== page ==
By Eric Peters, Automotive Columnist
There are two main schools of thought when it comes to dealing with a cop during a traffic stop (or “safety” checkpoint). One of them is disgustingly obsequious, unworthy of a free people. The other is absolutely correct — in principle — but elements of it, if followed to the letter, can and probably will lead to unnecessary trouble.
The first school says Yes Sir and No Sir the cop, accede to his every request; be “cooperative” (that is, surrender all your rights) and Do As You Are Told. The problem with this approach is you’re counting on the cop to be decent, which he may not be. And if he’s not — if he’s a bully with a badge (and yes, they exist) then your supine submission may actually egg him on. There are times when it’s critical to stand your ground. I don’t mean be aggressive. I do mean don’t be passive. If you make it clear that people — cops or otherwise — can walk all over you – well, usually they will do just that.
Ok, so what’s the sensible middle ground? The practical, real-world smart way to handle a traffic stop?
First, make sure you never — ever — leave your driveway without your vehicle in legally faultless condition. All lights working, stickers up to date, etc. If you don’t give them a reason to pull you, you’ve won before it’s begun.
Second, never leave your driveway without your license and whatever other paperwork the Clovers (government) have decreed we must always possess.
I don’t like it any more than you. But you’re a noggin in search of a wood shampoo if you get stopped by a cop and assert “Sovereign Citizen” doctrine or some such.
I’m with you in principle. We should not have to carry “papers” in a free country and all the rest of it. But you will get exactly nowhere arguing this point with a cop. No, wait. That’s not quite true. You will get taken somewhere. To jail. This is to be avoided, if at all possible — unless you are that ardent about making a point, at least. Which if you are — bully. But most of us would prefer to just get away and go home for now.
Next, if Johnny Law appears on your bumper with his wig-wags flashing immediately slow, put on your turn signal and pull off the road — and as far off the road — as you reasonably can. Whether the stop is righteous or vicious, doesn’t matter. He’s got the gun, the badge and the Authoritay. By pulling off as far as you can onto the shoulder, you’ll be showing consideration for “officer safety,” which may soften the cop’s attitude.
For the same reason, turn on the dome light if it’s night, shut off the engine regardless — and put both hands on top of the steering wheel. Wait quietly.
Save the argument for later. Crack your window just enough to slip your license and registration paperwork through. Keep the door locked. Be civil — but not submissive. Don’t let yourself be baited by the cop into any discussion that will lead to an admission of guilt — or admission of anything, for that matter. If he asks you questions, just shrug or, if you prefer, respond with a neutral, noncommittal statement.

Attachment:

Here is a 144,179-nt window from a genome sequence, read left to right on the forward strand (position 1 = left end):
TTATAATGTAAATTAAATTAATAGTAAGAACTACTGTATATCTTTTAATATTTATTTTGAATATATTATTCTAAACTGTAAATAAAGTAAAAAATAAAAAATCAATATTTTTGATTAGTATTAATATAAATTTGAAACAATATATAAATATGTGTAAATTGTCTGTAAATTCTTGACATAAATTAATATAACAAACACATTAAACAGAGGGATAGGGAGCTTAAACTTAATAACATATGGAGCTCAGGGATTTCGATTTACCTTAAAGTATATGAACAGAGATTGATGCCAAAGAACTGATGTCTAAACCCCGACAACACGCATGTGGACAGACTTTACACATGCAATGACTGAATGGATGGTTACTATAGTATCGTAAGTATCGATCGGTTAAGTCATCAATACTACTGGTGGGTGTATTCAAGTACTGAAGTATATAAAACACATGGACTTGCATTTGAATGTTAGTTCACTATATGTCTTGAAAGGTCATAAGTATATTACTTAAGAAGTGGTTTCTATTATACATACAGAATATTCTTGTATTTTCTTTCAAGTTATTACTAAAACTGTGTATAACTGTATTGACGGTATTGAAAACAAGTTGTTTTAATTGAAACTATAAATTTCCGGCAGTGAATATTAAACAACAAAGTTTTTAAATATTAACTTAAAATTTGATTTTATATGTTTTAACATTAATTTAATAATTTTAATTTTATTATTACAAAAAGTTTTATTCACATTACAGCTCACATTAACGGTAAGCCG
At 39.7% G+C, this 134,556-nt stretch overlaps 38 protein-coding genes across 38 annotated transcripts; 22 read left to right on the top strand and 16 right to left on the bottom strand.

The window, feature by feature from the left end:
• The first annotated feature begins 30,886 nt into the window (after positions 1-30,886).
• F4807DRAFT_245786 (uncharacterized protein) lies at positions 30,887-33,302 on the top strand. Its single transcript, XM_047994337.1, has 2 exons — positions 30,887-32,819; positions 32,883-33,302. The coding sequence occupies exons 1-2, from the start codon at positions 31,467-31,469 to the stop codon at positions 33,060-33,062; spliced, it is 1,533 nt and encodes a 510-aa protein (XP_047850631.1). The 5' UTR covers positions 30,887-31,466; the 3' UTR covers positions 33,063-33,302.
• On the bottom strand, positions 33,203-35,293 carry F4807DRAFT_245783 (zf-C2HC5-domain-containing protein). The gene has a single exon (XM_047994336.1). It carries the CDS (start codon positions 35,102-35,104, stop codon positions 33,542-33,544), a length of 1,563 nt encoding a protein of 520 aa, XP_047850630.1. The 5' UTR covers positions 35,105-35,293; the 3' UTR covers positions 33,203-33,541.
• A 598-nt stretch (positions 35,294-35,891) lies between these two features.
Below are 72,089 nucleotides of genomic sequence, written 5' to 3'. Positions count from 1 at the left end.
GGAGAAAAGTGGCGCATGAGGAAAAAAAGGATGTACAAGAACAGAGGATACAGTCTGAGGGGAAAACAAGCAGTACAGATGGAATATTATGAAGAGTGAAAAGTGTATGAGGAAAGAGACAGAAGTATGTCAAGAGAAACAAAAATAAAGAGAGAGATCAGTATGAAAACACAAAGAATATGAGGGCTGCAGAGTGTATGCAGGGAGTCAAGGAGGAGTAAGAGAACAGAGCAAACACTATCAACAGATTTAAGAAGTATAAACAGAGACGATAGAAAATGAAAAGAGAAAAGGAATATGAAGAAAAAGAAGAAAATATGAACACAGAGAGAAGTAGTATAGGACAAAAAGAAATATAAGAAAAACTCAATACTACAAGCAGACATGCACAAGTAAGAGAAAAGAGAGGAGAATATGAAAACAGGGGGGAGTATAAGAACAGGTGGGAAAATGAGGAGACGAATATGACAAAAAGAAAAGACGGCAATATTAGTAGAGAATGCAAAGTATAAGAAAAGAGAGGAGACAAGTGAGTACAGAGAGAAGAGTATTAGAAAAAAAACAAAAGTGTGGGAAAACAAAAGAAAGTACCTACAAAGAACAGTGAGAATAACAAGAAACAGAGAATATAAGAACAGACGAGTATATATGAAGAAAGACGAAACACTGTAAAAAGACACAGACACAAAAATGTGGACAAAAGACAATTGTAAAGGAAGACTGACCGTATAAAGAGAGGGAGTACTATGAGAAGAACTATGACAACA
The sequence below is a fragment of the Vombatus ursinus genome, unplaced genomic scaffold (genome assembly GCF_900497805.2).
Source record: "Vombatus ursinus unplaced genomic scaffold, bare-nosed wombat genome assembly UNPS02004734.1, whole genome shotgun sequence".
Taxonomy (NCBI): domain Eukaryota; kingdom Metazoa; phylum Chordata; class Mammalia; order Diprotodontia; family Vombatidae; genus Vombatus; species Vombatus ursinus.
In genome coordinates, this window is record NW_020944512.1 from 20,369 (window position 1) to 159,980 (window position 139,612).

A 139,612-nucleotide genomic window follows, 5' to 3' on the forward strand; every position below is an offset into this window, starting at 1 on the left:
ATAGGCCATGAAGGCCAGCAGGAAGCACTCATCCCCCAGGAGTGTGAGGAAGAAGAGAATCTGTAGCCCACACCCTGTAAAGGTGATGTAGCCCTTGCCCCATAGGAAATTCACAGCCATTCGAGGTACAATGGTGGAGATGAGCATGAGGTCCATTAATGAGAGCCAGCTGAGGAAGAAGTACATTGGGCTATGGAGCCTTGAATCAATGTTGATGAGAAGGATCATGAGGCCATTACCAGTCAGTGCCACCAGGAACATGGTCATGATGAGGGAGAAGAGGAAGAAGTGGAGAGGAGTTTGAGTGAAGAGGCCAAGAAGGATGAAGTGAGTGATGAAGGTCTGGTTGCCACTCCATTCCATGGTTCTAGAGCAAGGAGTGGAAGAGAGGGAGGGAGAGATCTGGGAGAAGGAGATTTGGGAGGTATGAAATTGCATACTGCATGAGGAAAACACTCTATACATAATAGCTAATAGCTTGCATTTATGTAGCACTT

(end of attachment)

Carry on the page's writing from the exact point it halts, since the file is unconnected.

It is your right — but probably not wise — to quote the Bill of Rights. Probably it will just aggravate the cop — and while I don’t give a damn about his feelings, I do understand that I am at his mercy in a situation like this. You should understand it, too.
If it comes down to it, you should absolutely decline permission to search either your person or your vehicle. Say it loudly enough so that it will be picked up by the visual/auditory recording equipment almost all cops now have.
Make a recording. They are recording you — and whatever they record will be used against you. Make sure you can tell your side of things later on with the same incontrovertible “there it is, right on the tape” verisimilitude. But, don’t make a big deal of it. In fact, try your best to make the recording without the cop knowing. It could mean all the difference if the cop is a bad apple — one of the alarmingly common control freak types, possibly hopped up on steroids and looking for a punching bag, that can be found all over YouTube and other citizen protest venues of late. Save the evidence for later, when you will be at a much reduced risk of street justice — and at the ugly mercy of a cop’s word vs. yours.
And don’t sweat the legality of recording a public official performing his public duties. While a few proto-Stalinist enclaves such as Illinois and Maryland have arrested citizens for recording cops, these cases have uniformly been tossed by the courts.
The bottom line goal is to get done with the stop and be on your way again as quickly as possible. To be as forgettable and anonymous as you can be. To avoid escalation. To improve your chances of beating the wrap later on in court — or by gaming the bureaucracy.
Always remember that as much as it sucks — as much as we value our natural rights as free men — when the deck is stacked against you, discretion can be the smarter part of valor.